From Wikipedia, the free encyclopedia
Jump to navigation Jump to search

In Polynesian languages the word aitu refers to ghosts or spirits, often malevolent. The word is common to many languages of Western and Eastern Polynesia. In the mythology of Tonga, for example, ʻaitu or ʻeitu are lesser gods, many being patrons of specific villages and families. They often take the form of plants or animals, and are often more cruel than other gods. These trouble-making gods are regarded as having come from Samoa.[1] The Tongan word tangi lauʻaitu means to cry from grief, to lament.

In Māori mythology, the word aitu refers to sickness, calamity, or demons; the related word aituā means misfortune, accident, disaster.[2] In Tahitian, aitu (syn. atua/raitu) can mean 'god' or 'spirit';[3] in other languages, including Rarotongan, Samoan, Sikaiana, Kapingamarangi, Takuu, Tuamotuan, and Niuean, aitu are ghosts or spirits.

In Cook Islands Aitu is also the name of ancient tribes who came from the east.

According to tradition, some of the Aitu tribes settled on the islands of Aitutaki, Atiu and Mangaia. At Aitutaki (Aitu-taki) they were eventually destroyed or driven away. At Mangaia they were from time to time slaughtered in order to provide sacrifice to the gods. There still exists at Mangaia the remains of a great oven named te umu Aitu where large numbers of these people were cooked after being slain.[4]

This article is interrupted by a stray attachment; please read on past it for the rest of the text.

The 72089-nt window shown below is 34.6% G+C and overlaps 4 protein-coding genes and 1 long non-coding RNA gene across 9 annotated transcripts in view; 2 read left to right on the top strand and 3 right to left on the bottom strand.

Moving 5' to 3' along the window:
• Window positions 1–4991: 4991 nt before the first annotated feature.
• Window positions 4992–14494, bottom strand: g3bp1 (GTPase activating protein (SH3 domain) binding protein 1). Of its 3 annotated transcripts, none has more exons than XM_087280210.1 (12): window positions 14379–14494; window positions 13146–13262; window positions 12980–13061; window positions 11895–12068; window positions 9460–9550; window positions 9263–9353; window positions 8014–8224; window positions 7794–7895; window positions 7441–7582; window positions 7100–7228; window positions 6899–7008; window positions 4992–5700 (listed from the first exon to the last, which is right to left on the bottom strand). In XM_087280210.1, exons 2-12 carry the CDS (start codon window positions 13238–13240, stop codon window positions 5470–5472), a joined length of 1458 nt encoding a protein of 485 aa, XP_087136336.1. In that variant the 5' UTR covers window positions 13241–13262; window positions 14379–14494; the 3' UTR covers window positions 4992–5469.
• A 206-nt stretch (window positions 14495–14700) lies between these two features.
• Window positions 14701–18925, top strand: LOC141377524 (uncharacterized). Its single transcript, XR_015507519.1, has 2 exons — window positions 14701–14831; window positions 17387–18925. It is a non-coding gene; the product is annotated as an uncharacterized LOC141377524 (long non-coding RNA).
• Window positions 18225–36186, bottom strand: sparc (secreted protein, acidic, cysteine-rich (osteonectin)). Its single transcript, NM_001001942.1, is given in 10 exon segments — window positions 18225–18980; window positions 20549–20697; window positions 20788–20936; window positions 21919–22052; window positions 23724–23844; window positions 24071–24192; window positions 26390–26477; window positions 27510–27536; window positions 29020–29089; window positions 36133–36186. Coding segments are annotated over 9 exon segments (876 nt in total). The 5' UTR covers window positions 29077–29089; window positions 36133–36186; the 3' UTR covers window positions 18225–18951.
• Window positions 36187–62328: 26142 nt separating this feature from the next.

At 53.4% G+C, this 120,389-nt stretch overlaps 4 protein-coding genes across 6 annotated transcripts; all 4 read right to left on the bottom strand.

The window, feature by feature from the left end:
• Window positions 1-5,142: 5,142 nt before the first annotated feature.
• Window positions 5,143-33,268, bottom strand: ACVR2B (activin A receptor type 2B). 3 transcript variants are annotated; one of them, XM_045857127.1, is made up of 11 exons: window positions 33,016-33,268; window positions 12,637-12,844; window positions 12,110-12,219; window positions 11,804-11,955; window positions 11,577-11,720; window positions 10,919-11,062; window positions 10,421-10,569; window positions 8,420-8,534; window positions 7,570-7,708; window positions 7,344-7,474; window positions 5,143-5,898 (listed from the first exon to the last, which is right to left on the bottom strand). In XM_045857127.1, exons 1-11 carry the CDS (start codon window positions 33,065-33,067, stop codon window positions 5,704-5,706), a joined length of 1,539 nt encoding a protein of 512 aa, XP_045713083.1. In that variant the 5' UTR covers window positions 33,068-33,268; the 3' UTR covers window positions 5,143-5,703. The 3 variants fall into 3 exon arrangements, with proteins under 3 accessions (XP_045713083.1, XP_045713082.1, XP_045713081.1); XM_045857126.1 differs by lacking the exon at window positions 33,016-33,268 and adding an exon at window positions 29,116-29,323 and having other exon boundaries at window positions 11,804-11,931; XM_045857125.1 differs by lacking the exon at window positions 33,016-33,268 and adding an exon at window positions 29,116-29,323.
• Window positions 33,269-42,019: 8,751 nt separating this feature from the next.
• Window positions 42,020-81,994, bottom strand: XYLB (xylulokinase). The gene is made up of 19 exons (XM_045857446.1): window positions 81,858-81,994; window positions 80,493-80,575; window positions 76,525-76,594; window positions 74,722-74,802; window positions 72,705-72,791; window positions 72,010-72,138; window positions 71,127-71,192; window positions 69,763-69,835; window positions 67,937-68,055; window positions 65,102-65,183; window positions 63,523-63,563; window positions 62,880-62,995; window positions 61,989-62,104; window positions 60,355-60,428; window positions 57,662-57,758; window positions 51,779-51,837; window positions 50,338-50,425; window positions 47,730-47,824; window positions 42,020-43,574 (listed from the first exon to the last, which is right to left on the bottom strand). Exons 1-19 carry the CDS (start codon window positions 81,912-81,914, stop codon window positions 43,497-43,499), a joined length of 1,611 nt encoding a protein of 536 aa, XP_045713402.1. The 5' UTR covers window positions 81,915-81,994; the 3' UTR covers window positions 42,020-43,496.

In the Samoa Islands, aitu also means ghost.[5] In other Austronesian cultures, cognates of aitu include the Micronesian aniti, Bunun hanitu, Filipino and Tao anito, and Malaysian and Indonesian hantu or antu.[6]

See also[edit]


  1. ^ In Rotuman similar beings are also called ʻaitu; this may be a borrowing from Tongan which, owing to historical contact, has provided a considerable part of the Rotuman vocabulary. See
  2. ^ The -ā suffix of aituā imparts the sense infested with aitu.
  3. ^ Fare vana'a dictionary ('raitu' is also an affectionate word given to a cherished child) [1]
  4. ^ A dictionary of the Maori language of Rarotonga, Manuscript by Stephen Savage. Suva : IPS, USP in association with the Ministry of Education of the Cook Islands, 1983. For an etymologic interpretation of the name Aitutaki see also "Myth and songs from the South Pacific" William Wyatt Gill, London, 1876.
  5. ^ Pratt, George (1984) [1893]. A Grammar and Dictionary of the Samoan Language, with English and Samoan vocabulary (3rd and revised ed.). Papakura, New Zealand: R. MacMillan. ISBN 978-0-908712-09-0. Retrieved 8 July 2010.
  6. ^ Leberecht Funk (2014). "Entanglements between Tao People and Anito on Lanyu Island, Taiwan". In Y. Musharbash & G.H. Presterudstuen (ed.). Monster Anthropology in Australasia and Beyond. Palgrave Macmillan. pp. 143–159. doi:10.1057/9781137448651_9. ISBN 9781137448651.